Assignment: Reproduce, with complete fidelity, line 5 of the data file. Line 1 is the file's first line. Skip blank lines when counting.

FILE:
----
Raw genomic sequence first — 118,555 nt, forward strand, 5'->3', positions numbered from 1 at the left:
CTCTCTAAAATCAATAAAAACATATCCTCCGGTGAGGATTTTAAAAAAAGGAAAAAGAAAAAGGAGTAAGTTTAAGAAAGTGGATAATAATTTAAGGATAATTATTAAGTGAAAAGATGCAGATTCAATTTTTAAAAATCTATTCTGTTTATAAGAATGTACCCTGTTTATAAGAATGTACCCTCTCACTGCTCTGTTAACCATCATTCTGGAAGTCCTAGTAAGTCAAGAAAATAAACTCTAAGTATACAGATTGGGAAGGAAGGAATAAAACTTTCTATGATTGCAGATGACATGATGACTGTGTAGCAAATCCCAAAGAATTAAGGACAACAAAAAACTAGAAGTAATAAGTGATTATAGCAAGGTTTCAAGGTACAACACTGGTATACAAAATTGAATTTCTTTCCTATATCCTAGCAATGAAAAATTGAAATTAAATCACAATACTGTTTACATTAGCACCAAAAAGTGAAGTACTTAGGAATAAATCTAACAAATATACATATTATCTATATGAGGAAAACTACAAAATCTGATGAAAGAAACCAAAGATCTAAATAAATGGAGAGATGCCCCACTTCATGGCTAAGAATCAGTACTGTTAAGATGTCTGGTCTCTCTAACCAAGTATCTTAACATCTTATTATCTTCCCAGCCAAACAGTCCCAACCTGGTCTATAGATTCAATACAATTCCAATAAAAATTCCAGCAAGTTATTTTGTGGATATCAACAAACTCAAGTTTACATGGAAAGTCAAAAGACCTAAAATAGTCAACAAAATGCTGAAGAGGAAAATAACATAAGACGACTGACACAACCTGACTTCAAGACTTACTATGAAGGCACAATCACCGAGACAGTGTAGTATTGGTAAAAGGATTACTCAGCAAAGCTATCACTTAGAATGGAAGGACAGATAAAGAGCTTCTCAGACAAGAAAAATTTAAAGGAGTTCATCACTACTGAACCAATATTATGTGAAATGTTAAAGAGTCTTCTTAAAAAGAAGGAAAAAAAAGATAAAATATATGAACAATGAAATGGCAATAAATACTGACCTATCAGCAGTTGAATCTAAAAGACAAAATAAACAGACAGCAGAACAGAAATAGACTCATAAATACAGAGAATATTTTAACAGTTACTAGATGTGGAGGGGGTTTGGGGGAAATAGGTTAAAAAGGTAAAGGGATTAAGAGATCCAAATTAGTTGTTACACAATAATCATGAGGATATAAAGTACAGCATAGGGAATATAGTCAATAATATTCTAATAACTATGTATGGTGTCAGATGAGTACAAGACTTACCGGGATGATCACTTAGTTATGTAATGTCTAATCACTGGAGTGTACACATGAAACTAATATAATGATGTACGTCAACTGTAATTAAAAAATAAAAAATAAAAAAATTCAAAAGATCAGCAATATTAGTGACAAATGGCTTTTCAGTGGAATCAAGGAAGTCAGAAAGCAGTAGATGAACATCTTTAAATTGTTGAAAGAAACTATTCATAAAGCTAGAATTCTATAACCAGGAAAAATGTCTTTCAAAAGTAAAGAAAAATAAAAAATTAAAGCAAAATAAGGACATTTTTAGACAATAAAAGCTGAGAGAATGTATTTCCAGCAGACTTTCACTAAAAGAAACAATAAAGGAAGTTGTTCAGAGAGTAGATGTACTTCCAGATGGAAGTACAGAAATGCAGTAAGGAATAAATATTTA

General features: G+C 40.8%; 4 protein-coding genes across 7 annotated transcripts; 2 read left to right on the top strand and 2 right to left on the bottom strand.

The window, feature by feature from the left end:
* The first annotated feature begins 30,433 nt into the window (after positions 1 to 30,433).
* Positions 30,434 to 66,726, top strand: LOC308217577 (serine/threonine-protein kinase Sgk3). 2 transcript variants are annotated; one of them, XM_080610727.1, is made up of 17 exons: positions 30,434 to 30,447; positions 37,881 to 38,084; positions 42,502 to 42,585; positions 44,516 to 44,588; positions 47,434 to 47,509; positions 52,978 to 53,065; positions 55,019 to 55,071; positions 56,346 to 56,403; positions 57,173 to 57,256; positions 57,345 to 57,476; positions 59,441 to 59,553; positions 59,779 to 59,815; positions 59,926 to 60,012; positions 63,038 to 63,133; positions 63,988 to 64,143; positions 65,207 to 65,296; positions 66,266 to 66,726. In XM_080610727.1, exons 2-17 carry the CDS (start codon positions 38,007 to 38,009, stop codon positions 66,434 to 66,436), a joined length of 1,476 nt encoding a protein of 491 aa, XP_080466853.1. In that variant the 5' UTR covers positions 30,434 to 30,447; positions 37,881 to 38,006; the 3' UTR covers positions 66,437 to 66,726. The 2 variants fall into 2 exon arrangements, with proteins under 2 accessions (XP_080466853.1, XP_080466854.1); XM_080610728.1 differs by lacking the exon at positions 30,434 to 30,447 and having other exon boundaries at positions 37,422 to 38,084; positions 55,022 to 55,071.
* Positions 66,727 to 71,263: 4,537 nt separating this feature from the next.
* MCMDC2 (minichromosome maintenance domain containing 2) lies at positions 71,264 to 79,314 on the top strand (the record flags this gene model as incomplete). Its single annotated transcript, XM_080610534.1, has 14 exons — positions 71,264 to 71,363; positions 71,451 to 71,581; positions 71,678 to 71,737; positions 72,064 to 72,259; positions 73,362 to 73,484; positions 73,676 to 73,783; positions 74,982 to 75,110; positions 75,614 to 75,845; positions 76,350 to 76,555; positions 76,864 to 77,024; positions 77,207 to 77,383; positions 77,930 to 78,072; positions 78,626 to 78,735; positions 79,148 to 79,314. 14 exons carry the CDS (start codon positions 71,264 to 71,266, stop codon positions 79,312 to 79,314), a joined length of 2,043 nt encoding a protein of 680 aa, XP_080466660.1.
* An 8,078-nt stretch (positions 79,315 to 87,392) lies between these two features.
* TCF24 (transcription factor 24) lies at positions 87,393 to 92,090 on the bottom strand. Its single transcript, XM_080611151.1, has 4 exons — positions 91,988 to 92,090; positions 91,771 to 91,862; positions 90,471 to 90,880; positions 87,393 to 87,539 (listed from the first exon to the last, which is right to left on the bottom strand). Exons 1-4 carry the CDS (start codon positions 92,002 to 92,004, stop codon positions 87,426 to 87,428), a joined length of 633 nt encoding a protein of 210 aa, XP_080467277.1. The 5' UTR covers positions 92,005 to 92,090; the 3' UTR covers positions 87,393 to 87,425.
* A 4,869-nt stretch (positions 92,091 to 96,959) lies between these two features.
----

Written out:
* The first annotated feature begins 30,433 nt into the window (after positions 1 to 30,433).